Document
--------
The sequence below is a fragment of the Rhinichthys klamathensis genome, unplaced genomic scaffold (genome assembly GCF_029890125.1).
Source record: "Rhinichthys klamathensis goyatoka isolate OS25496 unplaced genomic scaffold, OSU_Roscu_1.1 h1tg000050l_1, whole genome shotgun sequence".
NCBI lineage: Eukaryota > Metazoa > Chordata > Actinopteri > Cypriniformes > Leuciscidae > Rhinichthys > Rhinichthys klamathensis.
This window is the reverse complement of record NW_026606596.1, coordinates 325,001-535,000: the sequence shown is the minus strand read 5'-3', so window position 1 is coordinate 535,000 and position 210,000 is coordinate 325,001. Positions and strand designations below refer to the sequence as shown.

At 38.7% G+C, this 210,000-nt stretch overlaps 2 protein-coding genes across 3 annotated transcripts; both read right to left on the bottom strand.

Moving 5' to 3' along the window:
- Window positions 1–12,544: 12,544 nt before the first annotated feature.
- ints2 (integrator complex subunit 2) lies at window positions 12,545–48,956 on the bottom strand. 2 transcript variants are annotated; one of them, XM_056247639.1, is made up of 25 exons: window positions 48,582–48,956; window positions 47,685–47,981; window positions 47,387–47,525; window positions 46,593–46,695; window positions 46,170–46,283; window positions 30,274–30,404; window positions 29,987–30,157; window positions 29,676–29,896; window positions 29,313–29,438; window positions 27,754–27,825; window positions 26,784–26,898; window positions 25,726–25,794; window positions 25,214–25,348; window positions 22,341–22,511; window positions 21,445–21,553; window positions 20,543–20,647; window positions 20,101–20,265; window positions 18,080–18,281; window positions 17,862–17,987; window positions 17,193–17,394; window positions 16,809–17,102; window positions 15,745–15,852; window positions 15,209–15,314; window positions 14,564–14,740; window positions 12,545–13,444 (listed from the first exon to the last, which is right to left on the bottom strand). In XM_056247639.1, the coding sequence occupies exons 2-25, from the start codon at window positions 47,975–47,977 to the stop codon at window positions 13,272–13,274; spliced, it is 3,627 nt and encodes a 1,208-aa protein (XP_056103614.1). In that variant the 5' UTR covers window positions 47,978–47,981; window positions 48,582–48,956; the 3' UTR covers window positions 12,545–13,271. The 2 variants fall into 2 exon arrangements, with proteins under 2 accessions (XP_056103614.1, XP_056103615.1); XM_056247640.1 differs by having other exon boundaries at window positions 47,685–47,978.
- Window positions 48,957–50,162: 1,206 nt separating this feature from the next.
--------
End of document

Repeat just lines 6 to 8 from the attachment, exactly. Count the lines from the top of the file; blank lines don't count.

Moving 5' to 3' along the window:
- Window positions 1–12,544: 12,544 nt before the first annotated feature.
- ints2 (integrator complex subunit 2) lies at window positions 12,545–48,956 on the bottom strand. 2 transcript variants are annotated; one of them, XM_056247639.1, is made up of 25 exons: window positions 48,582–48,956; window positions 47,685–47,981; window positions 47,387–47,525; window positions 46,593–46,695; window positions 46,170–46,283; window positions 30,274–30,404; window positions 29,987–30,157; window positions 29,676–29,896; window positions 29,313–29,438; window positions 27,754–27,825; window positions 26,784–26,898; window positions 25,726–25,794; window positions 25,214–25,348; window positions 22,341–22,511; window positions 21,445–21,553; window positions 20,543–20,647; window positions 20,101–20,265; window positions 18,080–18,281; window positions 17,862–17,987; window positions 17,193–17,394; window positions 16,809–17,102; window positions 15,745–15,852; window positions 15,209–15,314; window positions 14,564–14,740; window positions 12,545–13,444 (listed from the first exon to the last, which is right to left on the bottom strand). In XM_056247639.1, the coding sequence occupies exons 2-25, from the start codon at window positions 47,975–47,977 to the stop codon at window positions 13,272–13,274; spliced, it is 3,627 nt and encodes a 1,208-aa protein (XP_056103614.1). In that variant the 5' UTR covers window positions 47,978–47,981; window positions 48,582–48,956; the 3' UTR covers window positions 12,545–13,271. The 2 variants fall into 2 exon arrangements, with proteins under 2 accessions (XP_056103614.1, XP_056103615.1); XM_056247640.1 differs by having other exon boundaries at window positions 47,685–47,978.